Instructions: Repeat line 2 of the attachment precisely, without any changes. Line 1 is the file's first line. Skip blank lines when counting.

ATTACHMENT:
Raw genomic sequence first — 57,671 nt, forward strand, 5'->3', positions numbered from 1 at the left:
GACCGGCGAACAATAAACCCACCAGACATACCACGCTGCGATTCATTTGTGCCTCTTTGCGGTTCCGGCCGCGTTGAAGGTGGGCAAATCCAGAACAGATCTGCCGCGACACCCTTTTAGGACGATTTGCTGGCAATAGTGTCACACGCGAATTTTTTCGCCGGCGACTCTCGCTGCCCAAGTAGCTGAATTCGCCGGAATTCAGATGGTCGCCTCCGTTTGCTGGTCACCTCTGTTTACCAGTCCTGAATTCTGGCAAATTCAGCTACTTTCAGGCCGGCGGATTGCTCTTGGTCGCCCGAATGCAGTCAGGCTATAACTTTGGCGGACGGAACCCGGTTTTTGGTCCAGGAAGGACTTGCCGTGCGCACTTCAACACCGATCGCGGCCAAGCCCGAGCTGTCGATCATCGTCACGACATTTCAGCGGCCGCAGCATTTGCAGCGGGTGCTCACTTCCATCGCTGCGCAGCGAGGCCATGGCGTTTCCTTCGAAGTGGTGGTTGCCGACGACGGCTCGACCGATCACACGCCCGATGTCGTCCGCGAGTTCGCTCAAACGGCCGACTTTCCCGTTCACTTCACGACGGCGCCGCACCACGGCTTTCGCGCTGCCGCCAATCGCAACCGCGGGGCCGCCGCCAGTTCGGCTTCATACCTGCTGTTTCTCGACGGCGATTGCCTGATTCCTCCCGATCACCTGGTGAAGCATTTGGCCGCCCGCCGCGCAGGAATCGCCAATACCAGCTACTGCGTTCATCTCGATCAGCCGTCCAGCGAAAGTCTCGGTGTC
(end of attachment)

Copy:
GACCGGCGAACAATAAACCCACCAGACATACCACGCTGCGATTCATTTGTGCCTCTTTGCGGTTCCGGCCGCGTTGAAGGTGGGCAAATCCAGAACAGATCTGCCGCGACACCCTTTTAGGACGATTTGCTGGCAATAGTGTCACACGCGAATTTTTTCGCCGGCGACTCTCGCTGCCCAAGTAGCTGAATTCGCCGGAATTCAGATGGTCGCCTCCGTTTGCTGGTCACCTCTGTTTACCAGTCCTGAATTCTGGCAAATTCAGCTACTTTCAGGCCGGCGGATTGCTCTTGGTCGCCCGAATGCAGTCAGGCTATAACTTTGGCGGACGGAACCCGGTTTTTGGTCCAGGAAGGACTTGCCGTGCGCACTTCAACACCGATCGCGGCCAAGCCCGAGCTGTCGATCATCGTCACGACATTTCAGCGGCCGCAGCATTTGCAGCGGGTGCTCACTTCCATCGCTGCGCAGCGAGGCCATGGCGTTTCCTTCGAAGTGGTGGTTGCCGACGACGGCTCGACCGATCACACGCCCGATGTCGTCCGCGAGTTCGCTCAAACGGCCGACTTTCCCGTTCACTTCACGACGGCGCCGCACCACGGCTTTCGCGCTGCCGCCAATCGCAACCGCGGGGCCGCCGCCAGTTCGGCTTCATACCTGCTGTTTCTCGACGGCGATTGCCTGATTCCTCCCGATCACCTGGTGAAGCATTTGGCCGCCCGCCGCGCAGGAATCGCCAATACCAGCTACTGCGTTCATCTCGATCAGCCGTCCAGCGAAAGTCTCGGTGTC